The dubious relationship between Lego and the art world
Each of us intimately knows the sound of digging through a bucket of Lego bricks, and the satisfying click as our fingers find and press together those perfectly round studs that create a hairline grid on a smooth, glossy surface. As a physical brick, it holds its shape, and can even be assembled, disassembled, and re-assembled into infinite forms. However, its definition is illusive. Lego is a mega company, blockbuster movie empire, international theme park, video game realm, and with all of this carries an intangible mass of cultural influence and baggage. Lego can be anything and everywhere.
Perhaps its success is due to the fact that Lego was never only a toy. The name itself is inspired by the Danish phrase, leg godt, meaning, “play well,” suggesting a philosophy rather than a toy product. Immediately marketed as a “System of Play,” Lego’s innovative design evokes creation and not the objects themselves. Lego’s success is its brilliant and wonderful design that transcends classification. No doubt its origins can be traced to Friedrich Fröbel's Fröbelgaben (Fröbel Blocks,) Lego’s atom-like malleability makes it the perfect material for sculpture.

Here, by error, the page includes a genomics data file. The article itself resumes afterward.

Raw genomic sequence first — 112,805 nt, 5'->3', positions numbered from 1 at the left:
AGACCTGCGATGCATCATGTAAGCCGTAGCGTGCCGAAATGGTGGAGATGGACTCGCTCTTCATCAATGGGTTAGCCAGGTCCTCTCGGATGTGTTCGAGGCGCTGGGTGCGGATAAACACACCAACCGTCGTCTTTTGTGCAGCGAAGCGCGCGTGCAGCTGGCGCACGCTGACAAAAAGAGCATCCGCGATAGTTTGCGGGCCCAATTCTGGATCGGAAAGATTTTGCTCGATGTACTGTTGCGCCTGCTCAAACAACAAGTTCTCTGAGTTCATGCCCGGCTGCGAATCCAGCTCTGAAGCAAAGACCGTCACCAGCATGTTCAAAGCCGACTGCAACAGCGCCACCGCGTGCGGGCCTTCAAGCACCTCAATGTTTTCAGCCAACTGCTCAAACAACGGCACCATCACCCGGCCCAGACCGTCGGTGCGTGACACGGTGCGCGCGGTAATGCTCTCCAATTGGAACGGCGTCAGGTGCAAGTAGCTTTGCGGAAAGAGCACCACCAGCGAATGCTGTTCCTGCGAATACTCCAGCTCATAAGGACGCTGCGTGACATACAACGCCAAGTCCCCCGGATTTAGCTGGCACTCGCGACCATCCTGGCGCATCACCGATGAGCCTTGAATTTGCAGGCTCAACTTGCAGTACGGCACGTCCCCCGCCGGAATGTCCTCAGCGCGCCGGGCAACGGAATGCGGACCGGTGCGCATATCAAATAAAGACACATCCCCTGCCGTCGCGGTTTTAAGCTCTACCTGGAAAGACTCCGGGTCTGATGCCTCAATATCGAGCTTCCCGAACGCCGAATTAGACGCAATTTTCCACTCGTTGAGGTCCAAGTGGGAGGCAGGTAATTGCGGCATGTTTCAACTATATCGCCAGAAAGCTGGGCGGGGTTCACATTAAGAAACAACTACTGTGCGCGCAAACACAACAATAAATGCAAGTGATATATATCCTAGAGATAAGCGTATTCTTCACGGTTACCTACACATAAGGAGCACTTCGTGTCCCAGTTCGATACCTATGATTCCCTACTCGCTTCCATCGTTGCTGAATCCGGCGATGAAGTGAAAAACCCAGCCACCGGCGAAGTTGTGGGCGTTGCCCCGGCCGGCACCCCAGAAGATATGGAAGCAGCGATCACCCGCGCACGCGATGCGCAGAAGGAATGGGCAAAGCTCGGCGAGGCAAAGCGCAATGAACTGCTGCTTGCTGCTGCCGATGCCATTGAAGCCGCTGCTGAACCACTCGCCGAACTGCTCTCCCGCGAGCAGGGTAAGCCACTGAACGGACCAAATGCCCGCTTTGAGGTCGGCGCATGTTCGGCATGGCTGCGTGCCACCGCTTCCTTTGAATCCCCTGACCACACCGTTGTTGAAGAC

Yet most people agree that Lego cannot be considered an art form in the institutional sense. I asked scholars Jonathan Rey Lee and Julia Pelta Feldman if they would speak to the idea of “Lego Art,” and their gut reaction wasn’t warm.
Feldman acknowledges that Lego art is a thing. “Sure, it's sculpture; if someone identifying themselves as an artist makes something they call a sculpture out of any medium, they can't properly be contradicted.” However, she says Lego as an art genre is pointless. “If someone started making sculptures out of iPhones, would we need to call it iPhone Art?”